A few months ago a group of earnest and determined stockholders traveled together by bus from Washington, D.C., to Nashville, Tennessee, to attend a shareholders’ meeting for the Corrections Corporation of America (CCA), the largest private prison company in the country. The group included ex-offenders who now each hold one share of stock in the same prison company that once held them captive, and they attended the meeting in the hopes of sharing their perspective on how the privatized prison industry can better serve society by rehabilitating inmates, rather than just serving its own profits by perpetuating the prison cycle.

The group, part of Washington, D.C.’s Church of the Saviour, is named Strength to Love, after the title of one of Dr. Martin Luther King, Jr.’s sermon collections. Members explain their mission this way:

Continue reading

Another Sunday, another preacher against private prisons

Neal Peirce wrote:
And Sicilia had a stern judgment to make — as King did in his time — about the U.S. government: “Since the war was unleashed as a means to exterminate (drug trafficking), the United States, which is the grand consumer of these toxic substances, has not done anything to support us.”
This was about Javier Sicilia and the war on drugs in Mexico.

MLK? Harsh? Maybe the writer is thinking about this speech, Beyond Vietnam — A Time to Break Silence:

My third reason moves to an even deeper level of awareness, for it grows out of my experience in the ghettoes of the North over the last three years — especially the last three summers. As I have walked among the desperate, rejected, and angry young men, I have told them that Molotov cocktails and rifles would not solve their problems. I have tried to offer them my deepest compassion while maintaining my conviction that social change comes most meaningfully through nonviolent action. But they ask — and rightly so — what about Vietnam? They ask if our own nation wasn’t using massive doses of violence to solve its problems, to bring about the changes it wanted. Their questions hit home, and I knew that I could never again raise my voice against the violence of the oppressed in the ghettos without having first spoken clearly to the greatest purveyor of violence in the world today — my own government. For the sake of those boys, for the sake of this government, for the sake of the hundreds of thousands trembling under our violence, I cannot be silent.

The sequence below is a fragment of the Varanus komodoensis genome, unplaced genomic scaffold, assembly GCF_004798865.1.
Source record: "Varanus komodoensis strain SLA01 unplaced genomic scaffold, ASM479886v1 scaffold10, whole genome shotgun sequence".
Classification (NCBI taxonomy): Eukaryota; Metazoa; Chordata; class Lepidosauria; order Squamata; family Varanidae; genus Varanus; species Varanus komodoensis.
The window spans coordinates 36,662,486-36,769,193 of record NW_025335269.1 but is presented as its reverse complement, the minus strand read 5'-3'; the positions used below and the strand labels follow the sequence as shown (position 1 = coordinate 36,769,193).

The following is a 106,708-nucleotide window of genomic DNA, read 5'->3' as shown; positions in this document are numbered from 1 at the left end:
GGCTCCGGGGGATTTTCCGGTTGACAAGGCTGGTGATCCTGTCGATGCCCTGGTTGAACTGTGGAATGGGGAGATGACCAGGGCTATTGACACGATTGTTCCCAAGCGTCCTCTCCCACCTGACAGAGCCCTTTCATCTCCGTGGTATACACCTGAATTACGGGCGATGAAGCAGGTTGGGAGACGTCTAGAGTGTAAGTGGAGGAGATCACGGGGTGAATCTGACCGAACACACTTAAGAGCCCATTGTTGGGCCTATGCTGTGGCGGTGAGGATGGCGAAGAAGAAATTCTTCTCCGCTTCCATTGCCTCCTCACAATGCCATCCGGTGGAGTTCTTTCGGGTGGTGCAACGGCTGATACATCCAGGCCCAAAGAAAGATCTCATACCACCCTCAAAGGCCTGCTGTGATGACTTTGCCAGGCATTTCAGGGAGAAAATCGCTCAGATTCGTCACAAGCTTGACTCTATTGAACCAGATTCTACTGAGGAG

One year later to the day Martin Luther King Jr. was shot dead. This is what he died for: Continue reading

Michael Bryant: “the appalling silence”

Pastor Michael Bryant expands on his previous letter.


Dear Pastors and fellow laborers in the Gospel of our Lord and Savior,

I was born and raised here in Lowndes County. Today I am as disturbed as I was in 1973 when I, along with 42 other students, four ministers and their wives, were jailed for protesting unfair treatment of students in the Lowndes County School System. We were arrested while standing in the parking lot awaiting to enter the building for a meeting called by the Lowndes County Board of Education at their office on St. Augustine Road. The meeting was supposed to be a good faith gesture designed to mediate an amicable solution to the picketing which had been in process for nearly six months. After being arrested, we were moved from Big 12 in a prison truck in the dead of night. We were to be housed in the Cook County jail and none of our parents knew where we were. When we exited the truck, both sides of the walk way upon which we had to walk were lined with numerous State Troopers and other Law Enforcement officers sporting riot gear and shotguns. On the following day they refused to feed us breakfast. We began to complain and the judge came upstairs dressed in his robe. He said “I want you to stop making noise, and if you don’t, I can make you stop.”

When we complained again, the cell in which we were jailed was sprayed down with tear gas. We had one toilet and one sink in which to clear our eyes. These are facts that went unreported by the papers. In fact they said we were rabble rousers. The late Ralph Harrington signed all our bonds, and we went through a lengthy trial, represented by the late Mr. C. B. King, Sr., of Albany, GA. At the close of the trial all charges were dismissed and expunged from our records.

As a student then, I witnessed the appalling silence of men and women of God who preached the hell out of people on Sundays, collected their checks, and went home untouched by the happenings in the community. This was much like the appalling silence of ministers who sat on the sidelines while Dr. Martin Luther King, Jr., placed his life on the line for “the least of these.”

Some years ago, Rev. Floyd Rose, two of my sisters and several other

Continue reading